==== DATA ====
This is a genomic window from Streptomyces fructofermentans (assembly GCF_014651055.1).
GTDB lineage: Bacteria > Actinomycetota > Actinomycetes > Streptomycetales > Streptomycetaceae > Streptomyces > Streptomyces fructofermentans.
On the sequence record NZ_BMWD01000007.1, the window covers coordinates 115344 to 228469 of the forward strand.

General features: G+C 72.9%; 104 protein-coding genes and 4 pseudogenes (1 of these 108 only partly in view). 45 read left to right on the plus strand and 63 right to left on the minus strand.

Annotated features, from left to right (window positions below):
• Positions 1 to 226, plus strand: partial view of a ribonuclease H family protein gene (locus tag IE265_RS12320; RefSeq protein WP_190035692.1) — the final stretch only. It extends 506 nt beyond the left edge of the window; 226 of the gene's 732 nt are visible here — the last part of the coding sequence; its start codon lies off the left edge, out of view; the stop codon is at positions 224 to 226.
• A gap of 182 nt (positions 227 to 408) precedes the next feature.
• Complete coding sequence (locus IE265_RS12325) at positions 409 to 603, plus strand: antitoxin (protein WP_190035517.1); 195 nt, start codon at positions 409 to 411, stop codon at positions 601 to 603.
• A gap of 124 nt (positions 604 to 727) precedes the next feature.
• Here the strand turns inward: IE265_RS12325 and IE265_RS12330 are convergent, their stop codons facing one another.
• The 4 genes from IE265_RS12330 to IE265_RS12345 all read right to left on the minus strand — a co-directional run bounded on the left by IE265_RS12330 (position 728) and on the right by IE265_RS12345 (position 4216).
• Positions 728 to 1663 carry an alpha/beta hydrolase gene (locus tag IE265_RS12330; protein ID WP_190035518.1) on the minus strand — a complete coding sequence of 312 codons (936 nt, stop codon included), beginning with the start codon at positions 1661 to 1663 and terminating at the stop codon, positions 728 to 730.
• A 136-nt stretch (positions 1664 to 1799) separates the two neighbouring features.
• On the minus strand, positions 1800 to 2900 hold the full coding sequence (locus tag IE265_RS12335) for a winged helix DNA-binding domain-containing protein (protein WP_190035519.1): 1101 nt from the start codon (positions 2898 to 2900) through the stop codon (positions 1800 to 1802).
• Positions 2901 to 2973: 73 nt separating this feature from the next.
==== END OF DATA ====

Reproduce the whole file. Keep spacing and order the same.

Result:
This is a genomic window from Streptomyces fructofermentans (assembly GCF_014651055.1).
GTDB lineage: Bacteria > Actinomycetota > Actinomycetes > Streptomycetales > Streptomycetaceae > Streptomyces > Streptomyces fructofermentans.
On the sequence record NZ_BMWD01000007.1, the window covers coordinates 115344 to 228469 of the forward strand.

General features: G+C 72.9%; 104 protein-coding genes and 4 pseudogenes (1 of these 108 only partly in view). 45 read left to right on the plus strand and 63 right to left on the minus strand.

Annotated features, from left to right (window positions below):
• Positions 1 to 226, plus strand: partial view of a ribonuclease H family protein gene (locus tag IE265_RS12320; RefSeq protein WP_190035692.1) — the final stretch only. It extends 506 nt beyond the left edge of the window; 226 of the gene's 732 nt are visible here — the last part of the coding sequence; its start codon lies off the left edge, out of view; the stop codon is at positions 224 to 226.
• A gap of 182 nt (positions 227 to 408) precedes the next feature.
• Complete coding sequence (locus IE265_RS12325) at positions 409 to 603, plus strand: antitoxin (protein WP_190035517.1); 195 nt, start codon at positions 409 to 411, stop codon at positions 601 to 603.
• A gap of 124 nt (positions 604 to 727) precedes the next feature.
• Here the strand turns inward: IE265_RS12325 and IE265_RS12330 are convergent, their stop codons facing one another.
• The 4 genes from IE265_RS12330 to IE265_RS12345 all read right to left on the minus strand — a co-directional run bounded on the left by IE265_RS12330 (position 728) and on the right by IE265_RS12345 (position 4216).
• Positions 728 to 1663 carry an alpha/beta hydrolase gene (locus tag IE265_RS12330; protein ID WP_190035518.1) on the minus strand — a complete coding sequence of 312 codons (936 nt, stop codon included), beginning with the start codon at positions 1661 to 1663 and terminating at the stop codon, positions 728 to 730.
• A 136-nt stretch (positions 1664 to 1799) separates the two neighbouring features.
• On the minus strand, positions 1800 to 2900 hold the full coding sequence (locus tag IE265_RS12335) for a winged helix DNA-binding domain-containing protein (protein WP_190035519.1): 1101 nt from the start codon (positions 2898 to 2900) through the stop codon (positions 1800 to 1802).
• Positions 2901 to 2973: 73 nt separating this feature from the next.